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THE CITY REBORN FROM THE ASHES OF AMERICA'S MOST DISASTROUS FOREST FIRE
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Country Cousin

Issue Date: September 12, 2019

Shirley Prudhomme

Twin Towers Anniversary"

Wednesday, Sept. 11, was the 18th anniversary of the terrorist attack on the Twin Towers World Trade Center in New York City on Sept. 11, 2001 in which so many American lives were lost.

There were other attacks and attempted attacks on that day, including the plane in which the heroic passengers knowingly gave up their lives to prevent a planed attack on the Pentagon.

The tragic events of that black day for America are observed as Patriot Day in some states. Most Americans gave some thought to the the victims of the attacks and flags are generally flow at half-mast, but it is not an official national holiday. It is certainly a day that should be remembered but not celebrated.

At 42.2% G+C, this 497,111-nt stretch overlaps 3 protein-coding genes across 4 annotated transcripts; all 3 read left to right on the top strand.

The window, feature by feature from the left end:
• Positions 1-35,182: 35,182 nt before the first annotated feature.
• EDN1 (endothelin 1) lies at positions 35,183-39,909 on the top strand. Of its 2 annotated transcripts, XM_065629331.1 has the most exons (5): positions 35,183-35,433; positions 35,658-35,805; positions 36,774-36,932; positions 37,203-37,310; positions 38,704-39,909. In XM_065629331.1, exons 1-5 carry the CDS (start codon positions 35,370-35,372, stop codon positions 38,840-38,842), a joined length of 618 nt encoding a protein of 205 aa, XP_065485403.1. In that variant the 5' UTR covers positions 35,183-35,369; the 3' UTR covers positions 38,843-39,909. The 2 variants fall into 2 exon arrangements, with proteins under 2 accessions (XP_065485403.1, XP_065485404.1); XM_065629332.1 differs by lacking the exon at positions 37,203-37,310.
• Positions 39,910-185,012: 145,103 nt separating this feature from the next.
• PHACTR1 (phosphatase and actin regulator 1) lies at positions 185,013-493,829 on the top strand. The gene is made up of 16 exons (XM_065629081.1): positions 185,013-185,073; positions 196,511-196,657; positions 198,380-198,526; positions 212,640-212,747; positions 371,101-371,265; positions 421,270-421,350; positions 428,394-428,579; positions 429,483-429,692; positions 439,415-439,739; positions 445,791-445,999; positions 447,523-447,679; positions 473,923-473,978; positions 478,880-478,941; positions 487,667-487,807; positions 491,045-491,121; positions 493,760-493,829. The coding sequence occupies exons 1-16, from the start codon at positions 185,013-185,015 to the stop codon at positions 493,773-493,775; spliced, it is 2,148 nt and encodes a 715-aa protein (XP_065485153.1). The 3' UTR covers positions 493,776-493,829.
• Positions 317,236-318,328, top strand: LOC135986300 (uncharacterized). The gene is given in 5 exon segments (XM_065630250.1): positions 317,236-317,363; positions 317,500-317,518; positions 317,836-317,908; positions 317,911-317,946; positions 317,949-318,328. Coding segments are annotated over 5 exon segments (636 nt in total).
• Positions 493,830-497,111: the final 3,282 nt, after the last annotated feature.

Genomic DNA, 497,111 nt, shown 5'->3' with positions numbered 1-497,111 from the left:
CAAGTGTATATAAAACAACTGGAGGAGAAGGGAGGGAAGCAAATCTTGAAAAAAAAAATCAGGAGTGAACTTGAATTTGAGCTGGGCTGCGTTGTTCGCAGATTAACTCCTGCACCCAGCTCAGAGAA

Ironic that that tagic anniversary came exactly on the heels of an announcement by President Donald Trump that peace talks with the Taliban, Islamic terrorists in Afghanistan, are dead and that long-standing war apparently will not be ending any time soon.

The Taliban's protecton of al-Quaida extremists in Aghanistan after the 9/11 attacks led to the U.S. invasion of that country and stationing of U.S. military personnel there ever since, making it the longest war in U.S. history.

FIGHTING PIRATES